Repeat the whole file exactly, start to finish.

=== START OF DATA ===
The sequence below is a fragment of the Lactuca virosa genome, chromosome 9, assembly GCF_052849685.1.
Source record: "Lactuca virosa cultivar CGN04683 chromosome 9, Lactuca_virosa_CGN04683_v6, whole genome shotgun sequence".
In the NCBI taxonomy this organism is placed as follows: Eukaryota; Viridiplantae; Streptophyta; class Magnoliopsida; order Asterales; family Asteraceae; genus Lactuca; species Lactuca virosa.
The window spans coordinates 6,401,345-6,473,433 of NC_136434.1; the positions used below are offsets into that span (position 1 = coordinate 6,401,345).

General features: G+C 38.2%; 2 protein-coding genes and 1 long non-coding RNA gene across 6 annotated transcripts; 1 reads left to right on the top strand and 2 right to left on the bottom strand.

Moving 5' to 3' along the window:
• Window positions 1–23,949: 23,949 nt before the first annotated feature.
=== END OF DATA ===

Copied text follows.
The sequence below is a fragment of the Lactuca virosa genome, chromosome 9, assembly GCF_052849685.1.
Source record: "Lactuca virosa cultivar CGN04683 chromosome 9, Lactuca_virosa_CGN04683_v6, whole genome shotgun sequence".
In the NCBI taxonomy this organism is placed as follows: Eukaryota; Viridiplantae; Streptophyta; class Magnoliopsida; order Asterales; family Asteraceae; genus Lactuca; species Lactuca virosa.
The window spans coordinates 6,401,345-6,473,433 of NC_136434.1; the positions used below are offsets into that span (position 1 = coordinate 6,401,345).

General features: G+C 38.2%; 2 protein-coding genes and 1 long non-coding RNA gene across 6 annotated transcripts; 1 reads left to right on the top strand and 2 right to left on the bottom strand.

Moving 5' to 3' along the window:
• Window positions 1–23,949: 23,949 nt before the first annotated feature.